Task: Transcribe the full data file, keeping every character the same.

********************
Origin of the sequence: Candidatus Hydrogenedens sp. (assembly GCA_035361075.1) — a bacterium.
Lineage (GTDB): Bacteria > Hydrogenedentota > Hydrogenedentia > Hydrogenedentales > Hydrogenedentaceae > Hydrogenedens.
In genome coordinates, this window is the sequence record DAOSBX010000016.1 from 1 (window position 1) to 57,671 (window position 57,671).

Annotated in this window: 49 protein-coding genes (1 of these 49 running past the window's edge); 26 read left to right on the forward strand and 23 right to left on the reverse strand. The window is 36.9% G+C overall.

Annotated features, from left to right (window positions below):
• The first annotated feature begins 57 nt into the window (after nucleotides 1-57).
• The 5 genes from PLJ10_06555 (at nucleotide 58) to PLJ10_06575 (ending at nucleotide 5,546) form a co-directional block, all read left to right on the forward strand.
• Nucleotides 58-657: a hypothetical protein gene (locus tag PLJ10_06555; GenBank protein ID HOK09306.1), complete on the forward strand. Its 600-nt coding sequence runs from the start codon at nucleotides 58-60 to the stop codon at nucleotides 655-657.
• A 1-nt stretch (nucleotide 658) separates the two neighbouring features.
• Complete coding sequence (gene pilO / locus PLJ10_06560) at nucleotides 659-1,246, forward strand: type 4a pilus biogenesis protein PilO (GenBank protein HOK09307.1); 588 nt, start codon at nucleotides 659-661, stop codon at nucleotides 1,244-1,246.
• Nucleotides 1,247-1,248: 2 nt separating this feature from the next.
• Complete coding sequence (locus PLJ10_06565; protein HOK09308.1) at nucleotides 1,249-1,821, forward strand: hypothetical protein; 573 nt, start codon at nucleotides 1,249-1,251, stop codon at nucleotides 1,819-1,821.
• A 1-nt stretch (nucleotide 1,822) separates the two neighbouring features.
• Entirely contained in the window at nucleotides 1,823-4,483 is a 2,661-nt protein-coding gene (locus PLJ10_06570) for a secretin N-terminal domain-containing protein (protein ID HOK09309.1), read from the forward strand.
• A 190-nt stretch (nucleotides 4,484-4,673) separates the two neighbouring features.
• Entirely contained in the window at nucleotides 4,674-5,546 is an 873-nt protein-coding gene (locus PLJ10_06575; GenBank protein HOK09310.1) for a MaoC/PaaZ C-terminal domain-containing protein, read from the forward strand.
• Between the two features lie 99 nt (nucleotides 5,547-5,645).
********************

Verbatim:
Origin of the sequence: Candidatus Hydrogenedens sp. (assembly GCA_035361075.1) — a bacterium.
Lineage (GTDB): Bacteria > Hydrogenedentota > Hydrogenedentia > Hydrogenedentales > Hydrogenedentaceae > Hydrogenedens.
In genome coordinates, this window is the sequence record DAOSBX010000016.1 from 1 (window position 1) to 57,671 (window position 57,671).

Annotated in this window: 49 protein-coding genes (1 of these 49 running past the window's edge); 26 read left to right on the forward strand and 23 right to left on the reverse strand. The window is 36.9% G+C overall.

Annotated features, from left to right (window positions below):
• The first annotated feature begins 57 nt into the window (after nucleotides 1-57).
• The 5 genes from PLJ10_06555 (at nucleotide 58) to PLJ10_06575 (ending at nucleotide 5,546) form a co-directional block, all read left to right on the forward strand.
• Nucleotides 58-657: a hypothetical protein gene (locus tag PLJ10_06555; GenBank protein ID HOK09306.1), complete on the forward strand. Its 600-nt coding sequence runs from the start codon at nucleotides 58-60 to the stop codon at nucleotides 655-657.
• A 1-nt stretch (nucleotide 658) separates the two neighbouring features.
• Complete coding sequence (gene pilO / locus PLJ10_06560) at nucleotides 659-1,246, forward strand: type 4a pilus biogenesis protein PilO (GenBank protein HOK09307.1); 588 nt, start codon at nucleotides 659-661, stop codon at nucleotides 1,244-1,246.
• Nucleotides 1,247-1,248: 2 nt separating this feature from the next.
• Complete coding sequence (locus PLJ10_06565; protein HOK09308.1) at nucleotides 1,249-1,821, forward strand: hypothetical protein; 573 nt, start codon at nucleotides 1,249-1,251, stop codon at nucleotides 1,819-1,821.
• A 1-nt stretch (nucleotide 1,822) separates the two neighbouring features.
• Entirely contained in the window at nucleotides 1,823-4,483 is a 2,661-nt protein-coding gene (locus PLJ10_06570) for a secretin N-terminal domain-containing protein (protein ID HOK09309.1), read from the forward strand.
• A 190-nt stretch (nucleotides 4,484-4,673) separates the two neighbouring features.
• Entirely contained in the window at nucleotides 4,674-5,546 is an 873-nt protein-coding gene (locus PLJ10_06575; GenBank protein HOK09310.1) for a MaoC/PaaZ C-terminal domain-containing protein, read from the forward strand.
• Between the two features lie 99 nt (nucleotides 5,547-5,645).